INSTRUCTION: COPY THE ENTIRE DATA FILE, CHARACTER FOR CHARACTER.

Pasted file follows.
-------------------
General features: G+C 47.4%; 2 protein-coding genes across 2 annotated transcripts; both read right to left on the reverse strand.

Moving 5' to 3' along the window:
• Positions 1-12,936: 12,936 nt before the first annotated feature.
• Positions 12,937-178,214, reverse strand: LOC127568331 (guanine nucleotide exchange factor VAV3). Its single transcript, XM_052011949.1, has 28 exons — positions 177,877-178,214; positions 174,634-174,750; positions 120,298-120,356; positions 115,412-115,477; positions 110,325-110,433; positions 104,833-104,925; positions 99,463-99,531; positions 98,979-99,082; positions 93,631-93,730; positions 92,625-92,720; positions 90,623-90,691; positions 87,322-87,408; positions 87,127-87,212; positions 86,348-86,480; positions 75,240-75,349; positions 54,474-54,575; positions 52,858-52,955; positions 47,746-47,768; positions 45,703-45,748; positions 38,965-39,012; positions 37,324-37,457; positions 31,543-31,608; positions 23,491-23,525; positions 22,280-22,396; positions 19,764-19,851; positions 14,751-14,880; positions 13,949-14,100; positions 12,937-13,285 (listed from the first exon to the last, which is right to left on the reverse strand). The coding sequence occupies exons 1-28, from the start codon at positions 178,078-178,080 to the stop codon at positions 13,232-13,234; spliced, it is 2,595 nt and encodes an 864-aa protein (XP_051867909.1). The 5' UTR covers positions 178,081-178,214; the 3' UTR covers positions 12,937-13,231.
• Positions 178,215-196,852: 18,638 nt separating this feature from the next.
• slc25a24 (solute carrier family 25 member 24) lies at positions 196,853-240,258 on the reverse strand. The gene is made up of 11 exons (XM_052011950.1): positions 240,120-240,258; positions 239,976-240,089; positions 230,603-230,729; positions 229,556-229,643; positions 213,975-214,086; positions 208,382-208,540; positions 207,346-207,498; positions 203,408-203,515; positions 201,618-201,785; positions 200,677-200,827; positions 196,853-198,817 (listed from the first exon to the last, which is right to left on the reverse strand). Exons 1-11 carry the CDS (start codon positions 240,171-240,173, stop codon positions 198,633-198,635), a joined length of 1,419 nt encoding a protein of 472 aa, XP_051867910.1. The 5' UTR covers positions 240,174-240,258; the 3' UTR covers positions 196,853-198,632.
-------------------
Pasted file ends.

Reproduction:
General features: G+C 47.4%; 2 protein-coding genes across 2 annotated transcripts; both read right to left on the reverse strand.

Moving 5' to 3' along the window:
• Positions 1-12,936: 12,936 nt before the first annotated feature.
• Positions 12,937-178,214, reverse strand: LOC127568331 (guanine nucleotide exchange factor VAV3). Its single transcript, XM_052011949.1, has 28 exons — positions 177,877-178,214; positions 174,634-174,750; positions 120,298-120,356; positions 115,412-115,477; positions 110,325-110,433; positions 104,833-104,925; positions 99,463-99,531; positions 98,979-99,082; positions 93,631-93,730; positions 92,625-92,720; positions 90,623-90,691; positions 87,322-87,408; positions 87,127-87,212; positions 86,348-86,480; positions 75,240-75,349; positions 54,474-54,575; positions 52,858-52,955; positions 47,746-47,768; positions 45,703-45,748; positions 38,965-39,012; positions 37,324-37,457; positions 31,543-31,608; positions 23,491-23,525; positions 22,280-22,396; positions 19,764-19,851; positions 14,751-14,880; positions 13,949-14,100; positions 12,937-13,285 (listed from the first exon to the last, which is right to left on the reverse strand). The coding sequence occupies exons 1-28, from the start codon at positions 178,078-178,080 to the stop codon at positions 13,232-13,234; spliced, it is 2,595 nt and encodes an 864-aa protein (XP_051867909.1). The 5' UTR covers positions 178,081-178,214; the 3' UTR covers positions 12,937-13,231.
• Positions 178,215-196,852: 18,638 nt separating this feature from the next.
• slc25a24 (solute carrier family 25 member 24) lies at positions 196,853-240,258 on the reverse strand. The gene is made up of 11 exons (XM_052011950.1): positions 240,120-240,258; positions 239,976-240,089; positions 230,603-230,729; positions 229,556-229,643; positions 213,975-214,086; positions 208,382-208,540; positions 207,346-207,498; positions 203,408-203,515; positions 201,618-201,785; positions 200,677-200,827; positions 196,853-198,817 (listed from the first exon to the last, which is right to left on the reverse strand). Exons 1-11 carry the CDS (start codon positions 240,171-240,173, stop codon positions 198,633-198,635), a joined length of 1,419 nt encoding a protein of 472 aa, XP_051867910.1. The 5' UTR covers positions 240,174-240,258; the 3' UTR covers positions 196,853-198,632.